Wednesday’s bond market has opened in negative territory despite weaker than expected inflation news and sizable stock losses. The stock markets are in selling mode with the Dow down 174 points and the Nasdaq down 44 points. The bond market is currently down 4/32 (2.20%), which should push this morning’s mortgage rates higher by approximately .125 of a discount point.
July’s Consumer Price Index (CPI) was posted early this morning, revealing a 0.1% increase in both the overall and core readings. Both were 0.1% lower than forecasts, indicating inflationary pressures at the consumer level were softer than expected. That makes the data favorable for bonds and mortgage rates, but traders to seem to be too impressed this morning.
This afternoon we get the minutes from the last FOMC meeting. There is a pretty good possibility of the markets reacting to them following their release. Market participants will be looking for how Fed members voted during the last meeting and any comments about inflation concerns in the economy, economic growth and the Fed’s plans for raising short-term interest rates. Since the minutes will be released at 2:00 PM ET, look for a reaction during mid-afternoon trading. This is one of those events that can cause significant movement in rates after its release or be a non-factor, so be prepared for a move, but not surprised if the impact on rates is minimal.
There are three relevant reports scheduled for release tomorrow. Last week’s unemployment figures will be released at 8:30 AM ET. They are expected to show that 272,000 new claims for unemployment benefits were filed last week, down slightly from the previous week’s total of 274,000. Declining initial claims are a sign of employment sector strength, so the larger the number of claims, the better the news it is for mortgage rates. Although, because this is only a weekly reading we usually need to see a significant variance from forecasts for it to impact mortgage rates.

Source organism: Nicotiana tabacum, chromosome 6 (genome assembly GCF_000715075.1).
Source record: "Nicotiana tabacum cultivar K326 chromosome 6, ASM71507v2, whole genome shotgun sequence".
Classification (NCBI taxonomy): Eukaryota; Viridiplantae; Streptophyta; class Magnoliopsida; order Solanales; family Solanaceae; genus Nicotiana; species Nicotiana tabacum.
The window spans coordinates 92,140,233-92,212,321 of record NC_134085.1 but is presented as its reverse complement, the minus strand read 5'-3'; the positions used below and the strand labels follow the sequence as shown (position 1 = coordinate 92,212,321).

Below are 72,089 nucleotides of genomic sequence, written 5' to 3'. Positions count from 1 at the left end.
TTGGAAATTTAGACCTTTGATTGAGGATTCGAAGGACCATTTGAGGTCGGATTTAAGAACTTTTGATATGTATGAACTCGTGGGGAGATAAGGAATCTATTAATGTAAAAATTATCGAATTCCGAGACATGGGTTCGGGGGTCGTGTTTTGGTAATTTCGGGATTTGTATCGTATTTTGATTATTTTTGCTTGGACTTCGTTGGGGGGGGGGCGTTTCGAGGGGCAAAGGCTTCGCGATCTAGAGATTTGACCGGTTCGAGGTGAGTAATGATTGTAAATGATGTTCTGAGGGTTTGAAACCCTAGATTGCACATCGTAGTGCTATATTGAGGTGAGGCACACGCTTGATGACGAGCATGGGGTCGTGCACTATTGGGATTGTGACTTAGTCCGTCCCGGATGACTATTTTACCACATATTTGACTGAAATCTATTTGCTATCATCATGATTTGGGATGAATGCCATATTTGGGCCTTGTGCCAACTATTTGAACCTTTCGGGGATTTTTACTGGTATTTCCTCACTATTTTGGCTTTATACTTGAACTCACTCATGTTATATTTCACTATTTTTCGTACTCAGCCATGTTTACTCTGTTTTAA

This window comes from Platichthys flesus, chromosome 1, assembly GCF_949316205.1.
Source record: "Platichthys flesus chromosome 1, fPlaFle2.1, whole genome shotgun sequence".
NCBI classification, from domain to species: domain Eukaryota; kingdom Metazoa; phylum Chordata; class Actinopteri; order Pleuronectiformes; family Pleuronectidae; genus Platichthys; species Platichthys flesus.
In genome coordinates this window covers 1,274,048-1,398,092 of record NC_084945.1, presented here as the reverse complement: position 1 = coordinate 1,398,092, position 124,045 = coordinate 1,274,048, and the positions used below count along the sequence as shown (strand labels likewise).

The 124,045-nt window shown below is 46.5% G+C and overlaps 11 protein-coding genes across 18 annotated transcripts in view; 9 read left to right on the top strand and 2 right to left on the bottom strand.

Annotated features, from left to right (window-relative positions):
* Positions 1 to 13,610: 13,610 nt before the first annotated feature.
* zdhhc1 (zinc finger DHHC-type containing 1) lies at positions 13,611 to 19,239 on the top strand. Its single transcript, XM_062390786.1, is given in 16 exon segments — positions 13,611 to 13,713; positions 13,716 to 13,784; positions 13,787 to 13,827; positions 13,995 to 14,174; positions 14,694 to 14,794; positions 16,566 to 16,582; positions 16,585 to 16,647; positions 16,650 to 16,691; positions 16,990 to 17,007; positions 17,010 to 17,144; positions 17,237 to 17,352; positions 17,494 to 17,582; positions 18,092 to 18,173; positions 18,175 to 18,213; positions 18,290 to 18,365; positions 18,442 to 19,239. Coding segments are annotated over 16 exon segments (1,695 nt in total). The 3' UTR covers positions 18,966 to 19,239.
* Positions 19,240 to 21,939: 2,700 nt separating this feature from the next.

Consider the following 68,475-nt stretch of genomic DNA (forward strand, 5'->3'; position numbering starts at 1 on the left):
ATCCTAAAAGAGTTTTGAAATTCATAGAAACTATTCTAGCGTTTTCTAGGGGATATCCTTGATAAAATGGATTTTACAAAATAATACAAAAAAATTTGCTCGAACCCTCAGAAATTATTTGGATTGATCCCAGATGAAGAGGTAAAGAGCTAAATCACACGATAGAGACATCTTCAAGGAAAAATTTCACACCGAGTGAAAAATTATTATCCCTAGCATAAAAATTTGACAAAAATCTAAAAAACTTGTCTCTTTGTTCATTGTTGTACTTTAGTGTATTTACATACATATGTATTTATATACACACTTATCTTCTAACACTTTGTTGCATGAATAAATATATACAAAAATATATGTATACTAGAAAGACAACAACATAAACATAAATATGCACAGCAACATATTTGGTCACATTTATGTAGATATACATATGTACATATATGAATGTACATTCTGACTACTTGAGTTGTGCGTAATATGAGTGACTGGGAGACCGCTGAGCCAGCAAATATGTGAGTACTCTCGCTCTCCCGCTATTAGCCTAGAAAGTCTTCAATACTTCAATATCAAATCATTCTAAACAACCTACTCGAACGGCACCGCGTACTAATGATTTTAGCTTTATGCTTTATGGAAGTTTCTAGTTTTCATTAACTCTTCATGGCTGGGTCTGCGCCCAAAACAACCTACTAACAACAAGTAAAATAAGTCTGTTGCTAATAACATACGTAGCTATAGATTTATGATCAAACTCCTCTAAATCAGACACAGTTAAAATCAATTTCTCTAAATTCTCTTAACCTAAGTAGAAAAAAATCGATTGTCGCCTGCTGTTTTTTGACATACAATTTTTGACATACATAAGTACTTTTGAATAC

July’s Existing Home Sales report will be posted at 10:00 AM tomorrow morning. The National Association of Realtors will release this report, giving us a measurement of housing sector strength and mortgage credit demand. It covers a very high percentage of all home sales in the U.S., but usually does not have a major influence on bond trading and mortgage rates unless it varies greatly from analysts’ forecasts. It is expected to show a decline from June’s sales, meaning the housing sector softened last month. This would generally be good news for the bond market and mortgage rates because a strengthening housing sector makes broader economic growth more likely. But unless the decline is much larger than current forecasts, the report will likely have a minimal impact on tomorrow’s mortgage pricing.
The Conference Board is a New York-based business research group that will post its Leading Economic Indicators (LEI) for Jul late tomorrow morning also. This index attempts to measure economic activity over the next three to six months and is considered to be moderately important. A higher than expected reading is bad news for the bond market because it indicates that the economy may be strengthening more than thought. However, a weaker reading means that the economy may not grow as much as predicted, making stocks less appealing to investors. This also eases inflation concerns in the bond market and could lead to slightly lower mortgage rates Thursday. It is expected to show an increase of 0.2% in the index, indicating modest economic growth over the next couple of months. It will take a sizable difference between forecasts and its actual reading for this report to noticeably influence mortgage rates.